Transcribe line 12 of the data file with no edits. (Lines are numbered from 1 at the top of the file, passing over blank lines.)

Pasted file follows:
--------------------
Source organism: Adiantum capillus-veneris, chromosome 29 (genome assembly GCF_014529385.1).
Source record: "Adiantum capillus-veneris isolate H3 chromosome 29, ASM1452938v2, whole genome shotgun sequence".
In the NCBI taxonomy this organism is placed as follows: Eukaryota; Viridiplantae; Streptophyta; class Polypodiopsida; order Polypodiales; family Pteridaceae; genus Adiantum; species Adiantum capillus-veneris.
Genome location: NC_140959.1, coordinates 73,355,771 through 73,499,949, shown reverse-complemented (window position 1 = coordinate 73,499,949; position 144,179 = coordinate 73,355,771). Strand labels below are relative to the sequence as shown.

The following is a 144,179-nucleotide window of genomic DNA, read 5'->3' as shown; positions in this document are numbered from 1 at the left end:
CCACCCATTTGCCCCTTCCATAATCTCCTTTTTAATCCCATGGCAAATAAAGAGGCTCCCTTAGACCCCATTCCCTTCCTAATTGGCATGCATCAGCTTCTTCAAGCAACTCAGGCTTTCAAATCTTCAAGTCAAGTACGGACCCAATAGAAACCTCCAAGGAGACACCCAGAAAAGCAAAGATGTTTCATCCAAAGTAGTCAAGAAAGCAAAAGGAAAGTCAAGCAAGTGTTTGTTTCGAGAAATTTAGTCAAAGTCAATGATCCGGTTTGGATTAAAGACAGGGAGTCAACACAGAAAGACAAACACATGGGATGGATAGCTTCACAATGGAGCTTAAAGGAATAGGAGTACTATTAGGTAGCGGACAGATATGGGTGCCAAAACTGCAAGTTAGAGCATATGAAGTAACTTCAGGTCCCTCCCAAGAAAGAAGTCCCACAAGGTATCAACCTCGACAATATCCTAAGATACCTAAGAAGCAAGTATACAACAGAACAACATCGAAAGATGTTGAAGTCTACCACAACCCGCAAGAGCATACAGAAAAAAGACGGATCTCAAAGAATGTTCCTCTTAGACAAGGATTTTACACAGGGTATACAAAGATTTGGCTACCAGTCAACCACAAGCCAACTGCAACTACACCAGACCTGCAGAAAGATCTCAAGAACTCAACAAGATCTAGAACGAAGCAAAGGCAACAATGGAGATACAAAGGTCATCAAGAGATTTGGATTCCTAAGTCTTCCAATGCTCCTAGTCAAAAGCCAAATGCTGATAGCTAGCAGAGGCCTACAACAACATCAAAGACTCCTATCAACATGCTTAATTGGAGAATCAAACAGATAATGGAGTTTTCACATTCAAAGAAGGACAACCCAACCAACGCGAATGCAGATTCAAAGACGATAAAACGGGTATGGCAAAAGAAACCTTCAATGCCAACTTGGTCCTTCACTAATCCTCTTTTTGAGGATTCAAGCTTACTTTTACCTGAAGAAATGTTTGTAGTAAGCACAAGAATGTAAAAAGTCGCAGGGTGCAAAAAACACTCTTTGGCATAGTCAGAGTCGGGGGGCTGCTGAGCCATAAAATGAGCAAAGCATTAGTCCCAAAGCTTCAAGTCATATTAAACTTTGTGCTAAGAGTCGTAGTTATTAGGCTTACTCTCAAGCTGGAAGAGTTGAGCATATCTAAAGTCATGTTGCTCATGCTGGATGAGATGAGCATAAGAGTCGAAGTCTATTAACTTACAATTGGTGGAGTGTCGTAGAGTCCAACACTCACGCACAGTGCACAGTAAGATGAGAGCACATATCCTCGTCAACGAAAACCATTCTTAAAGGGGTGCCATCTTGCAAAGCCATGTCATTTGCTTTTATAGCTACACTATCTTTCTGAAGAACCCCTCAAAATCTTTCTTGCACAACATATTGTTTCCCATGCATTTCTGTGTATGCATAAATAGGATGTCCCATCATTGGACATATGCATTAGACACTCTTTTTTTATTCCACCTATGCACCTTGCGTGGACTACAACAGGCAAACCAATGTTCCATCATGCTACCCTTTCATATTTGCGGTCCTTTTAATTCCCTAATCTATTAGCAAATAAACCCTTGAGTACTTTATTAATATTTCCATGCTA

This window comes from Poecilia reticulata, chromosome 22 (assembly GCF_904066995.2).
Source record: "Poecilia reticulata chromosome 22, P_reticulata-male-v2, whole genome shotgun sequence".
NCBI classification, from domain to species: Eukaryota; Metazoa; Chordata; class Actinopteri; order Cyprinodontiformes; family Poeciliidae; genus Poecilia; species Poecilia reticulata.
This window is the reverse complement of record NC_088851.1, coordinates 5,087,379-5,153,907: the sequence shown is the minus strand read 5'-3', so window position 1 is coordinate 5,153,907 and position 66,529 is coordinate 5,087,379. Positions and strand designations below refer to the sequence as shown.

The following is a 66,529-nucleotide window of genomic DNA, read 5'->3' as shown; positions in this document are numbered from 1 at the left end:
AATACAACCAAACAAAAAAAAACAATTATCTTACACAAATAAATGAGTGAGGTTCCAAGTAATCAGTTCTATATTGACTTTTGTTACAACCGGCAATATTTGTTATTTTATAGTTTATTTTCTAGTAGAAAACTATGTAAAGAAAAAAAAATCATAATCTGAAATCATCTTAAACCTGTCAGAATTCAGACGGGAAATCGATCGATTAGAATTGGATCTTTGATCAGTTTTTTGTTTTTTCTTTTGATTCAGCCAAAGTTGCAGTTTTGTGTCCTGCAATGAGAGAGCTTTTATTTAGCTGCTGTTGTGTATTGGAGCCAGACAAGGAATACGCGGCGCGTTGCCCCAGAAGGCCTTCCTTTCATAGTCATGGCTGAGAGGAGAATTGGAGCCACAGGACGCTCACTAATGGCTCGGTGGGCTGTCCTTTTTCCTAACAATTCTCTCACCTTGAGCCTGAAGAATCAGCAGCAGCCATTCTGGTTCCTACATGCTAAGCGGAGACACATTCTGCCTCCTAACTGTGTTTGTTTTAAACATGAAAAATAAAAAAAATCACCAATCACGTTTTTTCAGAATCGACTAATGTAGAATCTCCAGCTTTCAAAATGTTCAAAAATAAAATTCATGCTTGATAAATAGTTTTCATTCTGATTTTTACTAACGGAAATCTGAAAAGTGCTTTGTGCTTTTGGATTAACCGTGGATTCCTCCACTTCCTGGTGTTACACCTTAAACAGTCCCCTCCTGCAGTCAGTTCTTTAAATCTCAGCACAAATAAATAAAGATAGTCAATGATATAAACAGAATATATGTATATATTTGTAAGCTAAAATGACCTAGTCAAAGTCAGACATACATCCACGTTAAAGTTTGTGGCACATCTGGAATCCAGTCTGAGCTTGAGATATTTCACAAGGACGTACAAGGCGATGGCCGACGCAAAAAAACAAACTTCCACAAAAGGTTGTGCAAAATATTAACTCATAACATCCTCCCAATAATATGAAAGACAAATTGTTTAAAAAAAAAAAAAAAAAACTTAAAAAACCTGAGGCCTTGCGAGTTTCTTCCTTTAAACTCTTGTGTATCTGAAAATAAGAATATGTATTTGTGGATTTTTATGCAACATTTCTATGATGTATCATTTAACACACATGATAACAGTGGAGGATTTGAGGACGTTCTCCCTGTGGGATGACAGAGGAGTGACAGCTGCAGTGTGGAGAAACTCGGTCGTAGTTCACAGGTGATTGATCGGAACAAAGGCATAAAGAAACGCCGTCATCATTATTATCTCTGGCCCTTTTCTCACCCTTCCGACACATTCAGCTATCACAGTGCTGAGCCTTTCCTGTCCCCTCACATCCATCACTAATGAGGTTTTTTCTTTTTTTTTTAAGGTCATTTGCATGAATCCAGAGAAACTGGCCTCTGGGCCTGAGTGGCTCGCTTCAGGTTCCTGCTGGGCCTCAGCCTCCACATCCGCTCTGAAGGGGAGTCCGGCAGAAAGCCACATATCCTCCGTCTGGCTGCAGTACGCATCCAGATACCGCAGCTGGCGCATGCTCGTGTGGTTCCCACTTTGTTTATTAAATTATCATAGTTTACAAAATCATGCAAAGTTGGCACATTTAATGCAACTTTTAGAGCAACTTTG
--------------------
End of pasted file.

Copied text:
AATACAACCAAACAAAAAAAAACAATTATCTTACACAAATAAATGAGTGAGGTTCCAAGTAATCAGTTCTATATTGACTTTTGTTACAACCGGCAATATTTGTTATTTTATAGTTTATTTTCTAGTAGAAAACTATGTAAAGAAAAAAAAATCATAATCTGAAATCATCTTAAACCTGTCAGAATTCAGACGGGAAATCGATCGATTAGAATTGGATCTTTGATCAGTTTTTTGTTTTTTCTTTTGATTCAGCCAAAGTTGCAGTTTTGTGTCCTGCAATGAGAGAGCTTTTATTTAGCTGCTGTTGTGTATTGGAGCCAGACAAGGAATACGCGGCGCGTTGCCCCAGAAGGCCTTCCTTTCATAGTCATGGCTGAGAGGAGAATTGGAGCCACAGGACGCTCACTAATGGCTCGGTGGGCTGTCCTTTTTCCTAACAATTCTCTCACCTTGAGCCTGAAGAATCAGCAGCAGCCATTCTGGTTCCTACATGCTAAGCGGAGACACATTCTGCCTCCTAACTGTGTTTGTTTTAAACATGAAAAATAAAAAAAATCACCAATCACGTTTTTTCAGAATCGACTAATGTAGAATCTCCAGCTTTCAAAATGTTCAAAAATAAAATTCATGCTTGATAAATAGTTTTCATTCTGATTTTTACTAACGGAAATCTGAAAAGTGCTTTGTGCTTTTGGATTAACCGTGGATTCCTCCACTTCCTGGTGTTACACCTTAAACAGTCCCCTCCTGCAGTCAGTTCTTTAAATCTCAGCACAAATAAATAAAGATAGTCAATGATATAAACAGAATATATGTATATATTTGTAAGCTAAAATGACCTAGTCAAAGTCAGACATACATCCACGTTAAAGTTTGTGGCACATCTGGAATCCAGTCTGAGCTTGAGATATTTCACAAGGACGTACAAGGCGATGGCCGACGCAAAAAAACAAACTTCCACAAAAGGTTGTGCAAAATATTAACTCATAACATCCTCCCAATAATATGAAAGACAAATTGTTTAAAAAAAAAAAAAAAAAACTTAAAAAACCTGAGGCCTTGCGAGTTTCTTCCTTTAAACTCTTGTGTATCTGAAAATAAGAATATGTATTTGTGGATTTTTATGCAACATTTCTATGATGTATCATTTAACACACATGATAACAGTGGAGGATTTGAGGACGTTCTCCCTGTGGGATGACAGAGGAGTGACAGCTGCAGTGTGGAGAAACTCGGTCGTAGTTCACAGGTGATTGATCGGAACAAAGGCATAAAGAAACGCCGTCATCATTATTATCTCTGGCCCTTTTCTCACCCTTCCGACACATTCAGCTATCACAGTGCTGAGCCTTTCCTGTCCCCTCACATCCATCACTAATGAGGTTTTTTCTTTTTTTTTTAAGGTCATTTGCATGAATCCAGAGAAACTGGCCTCTGGGCCTGAGTGGCTCGCTTCAGGTTCCTGCTGGGCCTCAGCCTCCACATCCGCTCTGAAGGGGAGTCCGGCAGAAAGCCACATATCCTCCGTCTGGCTGCAGTACGCATCCAGATACCGCAGCTGGCGCATGCTCGTGTGGTTCCCACTTTGTTTATTAAATTATCATAGTTTACAAAATCATGCAAAGTTGGCACATTTAATGCAACTTTTAGAGCAACTTTG